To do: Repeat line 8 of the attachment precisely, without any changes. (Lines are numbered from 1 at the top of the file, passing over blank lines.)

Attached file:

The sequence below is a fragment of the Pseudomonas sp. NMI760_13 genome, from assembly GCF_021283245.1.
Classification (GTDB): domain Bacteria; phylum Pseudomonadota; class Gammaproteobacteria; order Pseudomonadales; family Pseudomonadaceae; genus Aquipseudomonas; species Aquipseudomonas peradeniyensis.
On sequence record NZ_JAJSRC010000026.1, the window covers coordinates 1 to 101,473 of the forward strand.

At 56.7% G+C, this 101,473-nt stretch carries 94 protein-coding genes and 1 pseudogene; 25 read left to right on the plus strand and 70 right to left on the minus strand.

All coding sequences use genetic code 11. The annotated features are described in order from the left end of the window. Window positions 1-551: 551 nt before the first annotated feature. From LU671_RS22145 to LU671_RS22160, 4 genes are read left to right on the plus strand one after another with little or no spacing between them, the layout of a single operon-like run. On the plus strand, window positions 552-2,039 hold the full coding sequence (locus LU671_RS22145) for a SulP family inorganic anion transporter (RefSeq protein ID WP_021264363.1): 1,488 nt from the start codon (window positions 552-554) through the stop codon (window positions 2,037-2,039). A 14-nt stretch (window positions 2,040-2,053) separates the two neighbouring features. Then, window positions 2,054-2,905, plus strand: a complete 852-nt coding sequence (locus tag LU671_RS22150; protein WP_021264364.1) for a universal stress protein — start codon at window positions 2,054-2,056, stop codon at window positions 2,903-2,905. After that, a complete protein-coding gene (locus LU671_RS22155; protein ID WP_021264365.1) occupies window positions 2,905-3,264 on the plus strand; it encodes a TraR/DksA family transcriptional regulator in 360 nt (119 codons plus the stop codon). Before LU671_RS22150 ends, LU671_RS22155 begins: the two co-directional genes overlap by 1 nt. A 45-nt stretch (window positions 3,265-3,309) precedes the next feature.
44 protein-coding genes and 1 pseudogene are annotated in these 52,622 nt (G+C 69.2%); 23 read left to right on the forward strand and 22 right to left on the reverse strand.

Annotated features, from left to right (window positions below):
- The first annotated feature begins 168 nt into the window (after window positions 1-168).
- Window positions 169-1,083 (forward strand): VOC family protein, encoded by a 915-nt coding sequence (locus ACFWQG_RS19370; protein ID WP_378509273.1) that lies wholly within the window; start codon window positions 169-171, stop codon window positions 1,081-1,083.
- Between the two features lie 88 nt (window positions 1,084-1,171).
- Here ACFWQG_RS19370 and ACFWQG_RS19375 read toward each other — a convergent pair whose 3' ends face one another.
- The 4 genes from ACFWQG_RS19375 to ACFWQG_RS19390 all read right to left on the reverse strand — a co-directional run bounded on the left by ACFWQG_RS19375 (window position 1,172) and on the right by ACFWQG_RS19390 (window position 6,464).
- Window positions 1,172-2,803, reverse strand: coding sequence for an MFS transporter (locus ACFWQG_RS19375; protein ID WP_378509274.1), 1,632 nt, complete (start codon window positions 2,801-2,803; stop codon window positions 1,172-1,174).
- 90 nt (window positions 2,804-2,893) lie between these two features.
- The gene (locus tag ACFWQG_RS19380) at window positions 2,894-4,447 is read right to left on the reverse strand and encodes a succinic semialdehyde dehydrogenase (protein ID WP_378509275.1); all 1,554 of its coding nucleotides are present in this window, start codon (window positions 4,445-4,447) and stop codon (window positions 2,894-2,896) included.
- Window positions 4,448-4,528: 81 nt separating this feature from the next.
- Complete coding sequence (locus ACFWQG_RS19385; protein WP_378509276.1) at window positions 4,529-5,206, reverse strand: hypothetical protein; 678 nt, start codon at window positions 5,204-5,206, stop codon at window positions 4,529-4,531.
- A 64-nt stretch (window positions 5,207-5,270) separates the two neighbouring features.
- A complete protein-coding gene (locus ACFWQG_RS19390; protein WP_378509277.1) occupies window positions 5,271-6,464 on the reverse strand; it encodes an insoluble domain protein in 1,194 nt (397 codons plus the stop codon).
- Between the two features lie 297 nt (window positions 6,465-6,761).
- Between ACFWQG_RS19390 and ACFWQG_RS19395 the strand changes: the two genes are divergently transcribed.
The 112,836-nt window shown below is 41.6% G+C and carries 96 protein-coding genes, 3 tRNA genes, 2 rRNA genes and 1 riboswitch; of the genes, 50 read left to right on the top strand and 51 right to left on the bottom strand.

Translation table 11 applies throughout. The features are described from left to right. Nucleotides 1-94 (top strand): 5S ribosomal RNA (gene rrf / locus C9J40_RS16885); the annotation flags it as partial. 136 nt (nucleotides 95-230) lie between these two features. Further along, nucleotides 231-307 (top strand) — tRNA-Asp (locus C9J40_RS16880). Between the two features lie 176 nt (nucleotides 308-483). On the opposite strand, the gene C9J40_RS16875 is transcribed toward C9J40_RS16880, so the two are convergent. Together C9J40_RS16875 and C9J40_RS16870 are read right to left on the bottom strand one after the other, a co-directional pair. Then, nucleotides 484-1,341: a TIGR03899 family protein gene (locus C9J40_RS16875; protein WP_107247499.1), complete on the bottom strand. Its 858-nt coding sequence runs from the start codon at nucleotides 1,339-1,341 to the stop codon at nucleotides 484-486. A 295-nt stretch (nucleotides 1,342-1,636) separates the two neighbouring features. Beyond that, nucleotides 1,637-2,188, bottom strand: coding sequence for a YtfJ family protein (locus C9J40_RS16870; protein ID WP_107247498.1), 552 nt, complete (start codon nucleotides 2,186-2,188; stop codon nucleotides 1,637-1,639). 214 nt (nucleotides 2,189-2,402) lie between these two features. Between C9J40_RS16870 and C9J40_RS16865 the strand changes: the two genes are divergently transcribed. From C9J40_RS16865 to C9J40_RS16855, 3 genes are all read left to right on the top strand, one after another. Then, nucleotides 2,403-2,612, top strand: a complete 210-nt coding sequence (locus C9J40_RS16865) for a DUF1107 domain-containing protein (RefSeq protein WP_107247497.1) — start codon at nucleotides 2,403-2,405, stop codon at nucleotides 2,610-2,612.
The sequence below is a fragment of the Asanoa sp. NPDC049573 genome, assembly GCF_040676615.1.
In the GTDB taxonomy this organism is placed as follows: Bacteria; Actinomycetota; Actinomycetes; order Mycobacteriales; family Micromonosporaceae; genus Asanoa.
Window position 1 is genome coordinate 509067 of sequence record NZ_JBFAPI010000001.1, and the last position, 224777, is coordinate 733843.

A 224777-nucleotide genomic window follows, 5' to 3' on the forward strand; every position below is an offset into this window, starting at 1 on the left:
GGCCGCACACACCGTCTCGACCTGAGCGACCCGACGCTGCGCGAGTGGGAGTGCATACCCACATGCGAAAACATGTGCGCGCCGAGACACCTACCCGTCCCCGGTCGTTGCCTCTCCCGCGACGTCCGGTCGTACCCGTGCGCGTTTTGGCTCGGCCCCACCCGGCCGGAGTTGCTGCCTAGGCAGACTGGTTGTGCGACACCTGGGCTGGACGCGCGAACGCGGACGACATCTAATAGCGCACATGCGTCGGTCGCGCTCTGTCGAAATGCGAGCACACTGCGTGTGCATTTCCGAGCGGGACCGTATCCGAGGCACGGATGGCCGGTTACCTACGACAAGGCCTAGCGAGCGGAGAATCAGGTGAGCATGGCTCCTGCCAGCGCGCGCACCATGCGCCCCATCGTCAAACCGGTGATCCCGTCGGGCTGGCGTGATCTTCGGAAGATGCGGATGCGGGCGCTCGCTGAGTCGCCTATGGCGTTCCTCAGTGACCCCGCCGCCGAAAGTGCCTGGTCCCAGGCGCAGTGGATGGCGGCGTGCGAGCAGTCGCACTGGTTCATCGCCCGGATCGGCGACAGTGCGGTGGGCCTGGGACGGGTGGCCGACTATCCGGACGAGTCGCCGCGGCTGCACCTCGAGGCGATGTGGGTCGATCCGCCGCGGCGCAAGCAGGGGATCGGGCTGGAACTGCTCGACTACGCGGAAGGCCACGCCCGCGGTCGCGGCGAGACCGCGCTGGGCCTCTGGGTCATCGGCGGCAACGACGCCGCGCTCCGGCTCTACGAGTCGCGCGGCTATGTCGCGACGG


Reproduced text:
- The first annotated feature begins 168 nt into the window (after window positions 1-168).